As the CEO and National Director of the Anti-Defamation League (ADL), Jonathan Greenblatt oversees the world’s largest anti-hate organization. While the ADL was founded in 1913 to combat antisemitism, today it works to protect marginalized groups of all kinds, and fights many different forms of extremism and hate—from cyberbullying to terrorism.
Since joining ADL in 2015, Greenblatt has been instrumental in this transformation. Previously, he served in the Obama White House, and before that led several successful business ventures.
Greenblatt discusses joining forces with civil rights leader John Lewis, how being the grandson of a Holocaust survivor guides his work and why the next generation gives him hope.
What has been your biggest victory or accomplishment through your work at the Anti-Defamation League?
When I came to ADL in 2015 one of the things that stunned me was to learn that there were still five states across the country that lack hate crime laws. These included Wyoming, Indiana, Arkansas, South Carolina and Georgia. Georgia really hit home because it’s the place where Leo Frank was lynched—the murder that precipitated the creation of ADL itself a hundred years ago. So I set out to do something about that and we launched an initiative called 50 States Against Hate in Atlanta. I launched it with my friend and one of my role models, Congressman John Lewis.
In August of 2015, on the 102nd anniversary of the lynching of Leo Frank, we launched an effort to create hate crime laws in the five states that lacked them, including Georgia. I’m incredibly proud of the fact that this past summer, after five years of coalition building and lots of politicking, we were able to finally get a hate crime law passed in the state of Georgia. I’m proud and pleased that John Lewis lived to see it.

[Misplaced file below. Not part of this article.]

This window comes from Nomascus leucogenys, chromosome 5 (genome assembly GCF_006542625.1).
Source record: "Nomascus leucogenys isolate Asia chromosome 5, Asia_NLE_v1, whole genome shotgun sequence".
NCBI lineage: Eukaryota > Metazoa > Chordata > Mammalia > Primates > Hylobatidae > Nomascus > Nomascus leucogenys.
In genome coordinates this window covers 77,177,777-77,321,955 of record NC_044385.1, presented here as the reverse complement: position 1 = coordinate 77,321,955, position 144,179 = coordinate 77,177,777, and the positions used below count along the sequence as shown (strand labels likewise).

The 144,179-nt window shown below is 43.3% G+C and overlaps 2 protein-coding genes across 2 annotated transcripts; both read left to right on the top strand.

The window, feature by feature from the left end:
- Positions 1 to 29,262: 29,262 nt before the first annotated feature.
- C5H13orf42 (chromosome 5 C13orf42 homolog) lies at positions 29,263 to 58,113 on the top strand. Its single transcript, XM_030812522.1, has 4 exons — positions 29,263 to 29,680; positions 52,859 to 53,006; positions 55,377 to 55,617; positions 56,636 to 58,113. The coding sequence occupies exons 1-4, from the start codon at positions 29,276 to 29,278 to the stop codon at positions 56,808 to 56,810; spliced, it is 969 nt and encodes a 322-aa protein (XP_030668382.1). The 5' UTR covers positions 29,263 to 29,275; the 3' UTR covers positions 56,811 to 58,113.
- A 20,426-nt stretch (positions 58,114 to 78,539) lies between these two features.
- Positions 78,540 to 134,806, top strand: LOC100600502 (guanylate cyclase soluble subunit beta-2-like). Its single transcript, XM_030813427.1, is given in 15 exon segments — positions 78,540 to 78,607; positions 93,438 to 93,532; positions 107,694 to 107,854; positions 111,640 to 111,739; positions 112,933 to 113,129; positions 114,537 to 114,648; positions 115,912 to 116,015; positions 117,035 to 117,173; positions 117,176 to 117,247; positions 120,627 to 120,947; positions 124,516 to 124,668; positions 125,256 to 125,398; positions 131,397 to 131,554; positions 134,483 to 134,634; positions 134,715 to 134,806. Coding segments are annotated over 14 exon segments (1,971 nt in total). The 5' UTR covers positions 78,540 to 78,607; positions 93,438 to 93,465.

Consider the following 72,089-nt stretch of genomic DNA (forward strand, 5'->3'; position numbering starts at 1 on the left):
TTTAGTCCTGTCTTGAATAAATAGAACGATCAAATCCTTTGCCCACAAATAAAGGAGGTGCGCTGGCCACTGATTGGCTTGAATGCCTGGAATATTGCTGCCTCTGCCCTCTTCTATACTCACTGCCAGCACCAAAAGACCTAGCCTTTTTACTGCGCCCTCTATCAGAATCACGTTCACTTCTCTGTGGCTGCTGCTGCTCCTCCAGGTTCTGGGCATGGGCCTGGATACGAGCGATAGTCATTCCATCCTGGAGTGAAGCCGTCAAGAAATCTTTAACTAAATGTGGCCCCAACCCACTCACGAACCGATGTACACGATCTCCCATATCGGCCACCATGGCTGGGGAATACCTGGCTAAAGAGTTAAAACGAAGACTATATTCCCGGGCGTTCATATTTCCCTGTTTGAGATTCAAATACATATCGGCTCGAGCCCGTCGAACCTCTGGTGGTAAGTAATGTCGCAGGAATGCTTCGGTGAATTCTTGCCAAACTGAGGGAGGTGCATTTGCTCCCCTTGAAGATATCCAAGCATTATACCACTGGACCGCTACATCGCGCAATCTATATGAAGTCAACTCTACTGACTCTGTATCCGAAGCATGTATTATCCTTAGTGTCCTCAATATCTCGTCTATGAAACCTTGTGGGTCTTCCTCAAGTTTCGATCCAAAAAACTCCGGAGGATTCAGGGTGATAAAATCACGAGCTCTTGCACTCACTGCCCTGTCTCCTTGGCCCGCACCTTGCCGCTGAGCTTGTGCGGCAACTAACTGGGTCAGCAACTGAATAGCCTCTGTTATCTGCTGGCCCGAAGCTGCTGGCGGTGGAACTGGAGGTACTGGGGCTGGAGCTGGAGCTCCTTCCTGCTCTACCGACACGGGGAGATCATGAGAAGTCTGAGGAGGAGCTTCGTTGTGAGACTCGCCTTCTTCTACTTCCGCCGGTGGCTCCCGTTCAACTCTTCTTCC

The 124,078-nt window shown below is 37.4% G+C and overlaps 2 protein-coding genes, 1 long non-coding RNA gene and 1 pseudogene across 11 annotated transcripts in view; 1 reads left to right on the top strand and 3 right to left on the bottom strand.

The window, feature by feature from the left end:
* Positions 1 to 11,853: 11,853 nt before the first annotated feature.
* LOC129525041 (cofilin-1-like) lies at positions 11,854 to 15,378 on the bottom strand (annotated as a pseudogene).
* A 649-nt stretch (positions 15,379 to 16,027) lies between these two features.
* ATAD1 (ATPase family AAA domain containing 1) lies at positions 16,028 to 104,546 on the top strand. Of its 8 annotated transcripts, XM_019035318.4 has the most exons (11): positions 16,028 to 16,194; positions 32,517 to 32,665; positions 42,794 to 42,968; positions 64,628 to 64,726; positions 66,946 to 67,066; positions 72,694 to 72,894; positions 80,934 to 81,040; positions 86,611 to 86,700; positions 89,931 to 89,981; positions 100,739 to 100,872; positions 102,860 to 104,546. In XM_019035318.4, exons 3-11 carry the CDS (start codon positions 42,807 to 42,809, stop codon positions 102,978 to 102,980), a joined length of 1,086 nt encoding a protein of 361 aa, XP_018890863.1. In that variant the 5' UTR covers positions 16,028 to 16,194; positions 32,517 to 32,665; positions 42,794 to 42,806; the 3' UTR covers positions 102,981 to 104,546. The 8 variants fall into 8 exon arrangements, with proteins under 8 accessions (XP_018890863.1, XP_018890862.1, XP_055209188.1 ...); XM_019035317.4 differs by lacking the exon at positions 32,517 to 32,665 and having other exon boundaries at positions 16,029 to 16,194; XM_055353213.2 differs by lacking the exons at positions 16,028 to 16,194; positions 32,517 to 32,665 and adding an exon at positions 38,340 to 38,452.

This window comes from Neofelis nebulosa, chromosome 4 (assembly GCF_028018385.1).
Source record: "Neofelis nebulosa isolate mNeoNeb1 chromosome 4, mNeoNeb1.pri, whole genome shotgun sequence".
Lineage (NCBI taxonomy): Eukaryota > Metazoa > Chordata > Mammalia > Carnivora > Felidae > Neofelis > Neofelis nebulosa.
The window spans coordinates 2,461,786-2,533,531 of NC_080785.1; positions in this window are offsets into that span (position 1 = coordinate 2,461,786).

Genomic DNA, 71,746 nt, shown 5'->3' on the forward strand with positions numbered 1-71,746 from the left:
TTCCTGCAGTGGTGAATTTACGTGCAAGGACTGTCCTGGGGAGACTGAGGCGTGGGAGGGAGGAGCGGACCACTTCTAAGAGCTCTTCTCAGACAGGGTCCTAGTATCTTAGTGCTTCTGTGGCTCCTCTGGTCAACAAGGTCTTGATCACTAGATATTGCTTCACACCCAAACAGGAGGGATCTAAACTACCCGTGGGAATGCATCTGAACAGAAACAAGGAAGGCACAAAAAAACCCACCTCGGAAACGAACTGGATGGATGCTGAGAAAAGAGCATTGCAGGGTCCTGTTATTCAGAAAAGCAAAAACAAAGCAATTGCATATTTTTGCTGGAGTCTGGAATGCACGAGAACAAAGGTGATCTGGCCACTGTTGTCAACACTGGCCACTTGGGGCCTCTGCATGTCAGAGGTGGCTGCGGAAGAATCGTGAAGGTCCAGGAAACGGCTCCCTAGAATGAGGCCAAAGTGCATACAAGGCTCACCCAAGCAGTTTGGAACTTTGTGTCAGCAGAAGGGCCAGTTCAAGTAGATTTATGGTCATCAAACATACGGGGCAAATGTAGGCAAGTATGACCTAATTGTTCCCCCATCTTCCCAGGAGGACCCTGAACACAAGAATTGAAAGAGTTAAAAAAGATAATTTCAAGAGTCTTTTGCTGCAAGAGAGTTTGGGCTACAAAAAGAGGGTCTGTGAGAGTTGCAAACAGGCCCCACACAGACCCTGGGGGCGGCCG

Do you have a personal story or experience that led you to this work?
Even though I didn’t have experience in the nonprofit world, I was really motivated when the opportunity came to join ADL. First, I’m the grandson of a Holocaust survivor. And that experience—the fact that my grandfather lost almost all of his family when six million Jews were slaughtered in Europe in the second World War—that’s always stayed with me. The antisemitism that created an environment in which neighbors would butcher their neighbors, in which governments would exterminate their own citizens—it’s kind of the backdrop in many ways for the work we’re doing today to prevent that kind of systemic hate from taking hold.
What makes you hopeful right now?
Even though I think we’re going through a moment of incredible tension and some degree of despair, I feel tremendous hope. First of all, the Black Lives Matter movement has been the largest protest movement in the history of the country. Secondly, you’re seeing ordinary citizens exercise their civic capacity, showing up in the streets, demanding more of their lawmakers, exercising their own constitutional liberties. And thirdly, I think young people have the capacity for enormous change. They’re leading this movement today and I’m just inspired by the strength and the will of the next generation. They’re just amazing and we all could learn so much from them and their leadership.
What is your vision for the future in an ideal world?
My vision for America would be that we would realize our potential as a pluralistic democracy, where all people feel empowered to show up as their true self, regardless of their race or their religion, their sexual orientation or their national origin. That diversity is our strength. And so whether it’s in the corporate boardroom or at the small startup, whether it’s in the halls of Congress or at your local town council, whether it’s at a small community based organization or a global NGO [non-governmental organization] like ADL, I want everyone to be able to bring their full selves to the work, to restoring our democracy and strengthening our society once and for all.